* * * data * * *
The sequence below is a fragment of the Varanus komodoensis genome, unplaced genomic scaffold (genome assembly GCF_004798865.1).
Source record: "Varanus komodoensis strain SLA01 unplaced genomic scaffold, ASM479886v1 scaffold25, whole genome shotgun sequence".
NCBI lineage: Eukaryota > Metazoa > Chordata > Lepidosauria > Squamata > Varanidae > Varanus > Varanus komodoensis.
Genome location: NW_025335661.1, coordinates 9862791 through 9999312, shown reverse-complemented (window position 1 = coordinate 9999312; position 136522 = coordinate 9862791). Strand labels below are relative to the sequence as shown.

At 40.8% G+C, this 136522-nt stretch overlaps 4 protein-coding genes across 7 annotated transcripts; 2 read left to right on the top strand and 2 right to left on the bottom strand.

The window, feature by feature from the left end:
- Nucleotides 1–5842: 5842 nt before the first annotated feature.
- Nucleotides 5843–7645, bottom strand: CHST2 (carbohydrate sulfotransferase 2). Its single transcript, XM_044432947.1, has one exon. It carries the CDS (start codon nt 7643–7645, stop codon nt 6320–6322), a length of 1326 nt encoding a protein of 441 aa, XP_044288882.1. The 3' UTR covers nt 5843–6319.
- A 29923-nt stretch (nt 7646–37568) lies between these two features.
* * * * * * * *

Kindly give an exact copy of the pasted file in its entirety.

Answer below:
The sequence below is a fragment of the Varanus komodoensis genome, unplaced genomic scaffold (genome assembly GCF_004798865.1).
Source record: "Varanus komodoensis strain SLA01 unplaced genomic scaffold, ASM479886v1 scaffold25, whole genome shotgun sequence".
NCBI lineage: Eukaryota > Metazoa > Chordata > Lepidosauria > Squamata > Varanidae > Varanus > Varanus komodoensis.
Genome location: NW_025335661.1, coordinates 9862791 through 9999312, shown reverse-complemented (window position 1 = coordinate 9999312; position 136522 = coordinate 9862791). Strand labels below are relative to the sequence as shown.

At 40.8% G+C, this 136522-nt stretch overlaps 4 protein-coding genes across 7 annotated transcripts; 2 read left to right on the top strand and 2 right to left on the bottom strand.

The window, feature by feature from the left end:
- Nucleotides 1–5842: 5842 nt before the first annotated feature.
- Nucleotides 5843–7645, bottom strand: CHST2 (carbohydrate sulfotransferase 2). Its single transcript, XM_044432947.1, has one exon. It carries the CDS (start codon nt 7643–7645, stop codon nt 6320–6322), a length of 1326 nt encoding a protein of 441 aa, XP_044288882.1. The 3' UTR covers nt 5843–6319.
- A 29923-nt stretch (nt 7646–37568) lies between these two features.